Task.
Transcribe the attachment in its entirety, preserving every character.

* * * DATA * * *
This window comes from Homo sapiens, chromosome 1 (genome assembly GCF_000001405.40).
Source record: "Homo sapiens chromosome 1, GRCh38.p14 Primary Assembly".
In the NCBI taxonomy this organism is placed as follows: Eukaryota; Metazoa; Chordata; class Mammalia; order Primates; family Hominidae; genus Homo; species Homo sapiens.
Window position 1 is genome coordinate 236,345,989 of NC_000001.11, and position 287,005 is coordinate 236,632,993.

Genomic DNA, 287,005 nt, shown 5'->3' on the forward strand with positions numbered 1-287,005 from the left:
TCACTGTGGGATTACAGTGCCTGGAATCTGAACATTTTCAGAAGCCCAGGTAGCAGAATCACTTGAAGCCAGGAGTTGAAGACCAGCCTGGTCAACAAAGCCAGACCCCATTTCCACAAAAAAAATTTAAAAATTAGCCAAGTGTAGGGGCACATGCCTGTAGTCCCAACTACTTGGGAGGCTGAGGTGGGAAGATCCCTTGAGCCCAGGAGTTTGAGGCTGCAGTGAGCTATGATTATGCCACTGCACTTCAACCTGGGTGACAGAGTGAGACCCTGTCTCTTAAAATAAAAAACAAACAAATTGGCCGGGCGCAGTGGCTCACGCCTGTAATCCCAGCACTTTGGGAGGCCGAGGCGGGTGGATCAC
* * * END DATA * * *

This window comes from Homo sapiens, chromosome 1 (genome assembly GCF_000001405.40).
Source record: "Homo sapiens chromosome 1, GRCh38.p14 Primary Assembly".
In the NCBI taxonomy this organism is placed as follows: Eukaryota; Metazoa; Chordata; class Mammalia; order Primates; family Hominidae; genus Homo; species Homo sapiens.
Window position 1 is genome coordinate 236,345,989 of NC_000001.11, and position 287,005 is coordinate 236,632,993.

Genomic DNA, 287,005 nt, shown 5'->3' on the forward strand with positions numbered 1-287,005 from the left:
TCACTGTGGGATTACAGTGCCTGGAATCTGAACATTTTCAGAAGCCCAGGTAGCAGAATCACTTGAAGCCAGGAGTTGAAGACCAGCCTGGTCAACAAAGCCAGACCCCATTTCCACAAAAAAAATTTAAAAATTAGCCAAGTGTAGGGGCACATGCCTGTAGTCCCAACTACTTGGGAGGCTGAGGTGGGAAGATCCCTTGAGCCCAGGAGTTTGAGGCTGCAGTGAGCTATGATTATGCCACTGCACTTCAACCTGGGTGACAGAGTGAGACCCTGTCTCTTAAAATAAAAAACAAACAAATTGGCCGGGCGCAGTGGCTCACGCCTGTAATCCCAGCACTTTGGGAGGCCGAGGCGGGTGGATCAC